In Our View: Stranded on a Plateau

‘Jobless recovery’ is real, and a lot longerthan many of us had envisioned

Published:

 

Remember the “jobless recovery” that was supposed to lead to a broader economic rebound at the local, state and national levels? Well, that path has become painfully long, and our recommendation to families and businesses is to accept the grim reality that a powerful economic rally remains far beyond the horizon.For every bit of positive financial news (did you know the Nasdaq has soared 77 percent in the past three years?), there always seems to be a negative splash in the face (the Dow’s all-time high is fading into antiquity, 54 months in the past).

At the local level, the cure to a sick economy remains as elusive as it is obvious: Construction and home values must be brought off life-support before any real hope for a recovery can be entertained. And that means elected officials and policy setters must sharpen their focus on job creation. Economic development missions have never been more critical in Clark County. Here is just a partial list of the back-and-forth trends that keep the state and local economies stuck on a figurative plateau:

Clark County’s unemployment rate has improved considerably since its peak of 15.8 percent in January 2010. On the other hand, at about 11 percent (in February; little change is expected for March), the local jobless rate remains almost three points higher than the regional, state and national jobless rates.

In the past year Washington employers have added a net 58,000 jobs. But job growth in March was flat, and 77,512 Washingtonians ran out of unemployment benefits as of April 7. Another 22,000 will likely lose benefits by mid-June.

The number of foreclosures in Clark County has fallen for 10 consecutive months, to 134 homes in February, down 65 percent from the same month in 2011. However, another increase in bank foreclosures could be imminent. According to a Sunday Columbian story by Gordon Oliver, “a recent legal settlement between many states and major lenders eliminates legal ambiguity about foreclosure actions and could lead to a new wave of bank foreclosures.”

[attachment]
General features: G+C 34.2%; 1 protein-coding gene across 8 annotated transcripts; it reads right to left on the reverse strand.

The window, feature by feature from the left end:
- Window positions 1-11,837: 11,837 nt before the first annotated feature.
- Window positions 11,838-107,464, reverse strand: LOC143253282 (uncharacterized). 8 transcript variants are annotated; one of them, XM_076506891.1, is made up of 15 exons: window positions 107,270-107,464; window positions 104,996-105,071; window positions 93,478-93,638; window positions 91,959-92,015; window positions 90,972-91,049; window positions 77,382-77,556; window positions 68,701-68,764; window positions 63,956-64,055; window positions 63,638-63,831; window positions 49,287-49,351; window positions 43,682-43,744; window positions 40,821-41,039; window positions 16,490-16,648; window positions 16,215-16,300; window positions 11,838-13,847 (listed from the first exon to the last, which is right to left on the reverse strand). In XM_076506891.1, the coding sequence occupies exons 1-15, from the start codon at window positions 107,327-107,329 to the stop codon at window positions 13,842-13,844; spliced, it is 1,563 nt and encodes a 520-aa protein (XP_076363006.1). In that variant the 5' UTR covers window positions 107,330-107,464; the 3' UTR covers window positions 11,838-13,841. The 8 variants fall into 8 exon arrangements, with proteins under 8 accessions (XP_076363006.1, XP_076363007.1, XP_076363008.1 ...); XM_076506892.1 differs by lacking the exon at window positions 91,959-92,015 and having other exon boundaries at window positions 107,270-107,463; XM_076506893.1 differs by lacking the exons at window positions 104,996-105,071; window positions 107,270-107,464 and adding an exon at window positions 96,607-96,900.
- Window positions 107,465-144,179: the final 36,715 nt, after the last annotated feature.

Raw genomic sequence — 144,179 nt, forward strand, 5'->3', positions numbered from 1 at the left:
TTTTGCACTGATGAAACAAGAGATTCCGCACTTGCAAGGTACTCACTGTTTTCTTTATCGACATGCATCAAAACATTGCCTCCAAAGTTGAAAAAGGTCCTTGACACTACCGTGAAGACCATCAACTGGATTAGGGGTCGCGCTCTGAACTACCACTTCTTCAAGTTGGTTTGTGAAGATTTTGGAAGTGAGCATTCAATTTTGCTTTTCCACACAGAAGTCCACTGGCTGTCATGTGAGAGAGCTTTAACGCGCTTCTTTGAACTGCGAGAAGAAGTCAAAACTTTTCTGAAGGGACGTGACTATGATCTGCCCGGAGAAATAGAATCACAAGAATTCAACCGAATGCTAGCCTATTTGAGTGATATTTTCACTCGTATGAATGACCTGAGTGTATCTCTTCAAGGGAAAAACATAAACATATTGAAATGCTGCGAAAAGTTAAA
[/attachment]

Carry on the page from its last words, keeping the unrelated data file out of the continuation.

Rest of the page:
Jobs statewide have been added in 10 sectors, and only three sectors have seen declines. Manufacturing led the way with an estimated 14,600 new jobs, with the aerospace industry accounting for 9,400 of those jobs. Still, the state’s March jobless rate of 8.3 percent was unchanged from February.

Local construction saw a ray of hope in March when 61 permits were issued to build single-family houses in the county. That’s a 35.6 percent increase from the same month last year. By the same token, overall construction throughout the community remains anemic, and that one sector acts like a foot on the throat of any recovery. Only 500 construction jobs were added in March in the entire state.

Washington has seen net job growth in 18 of the past 19 months. December was the lone exception. However, even with the surge in Boeing sales, the state’s unemployment rate is stalled at 8.3 percent, slightly behind the national rate of 8.2 percent.

The painful truth is that the “jobless recovery” is becoming more than just the brief prelude that many economists envisioned. Bret Bertolin, senior economist for the Washington State Economic Forecast Council, proffered a more accurate description of the economy in his Friday speech at Washington State University Vancouver. He said we will “continue to see a muddle-through economy, with low growth, high unemployment and weak confidence.”

The economy is better than three years ago, no doubt. But families and businesses must face the reality of a lingering economic inertia.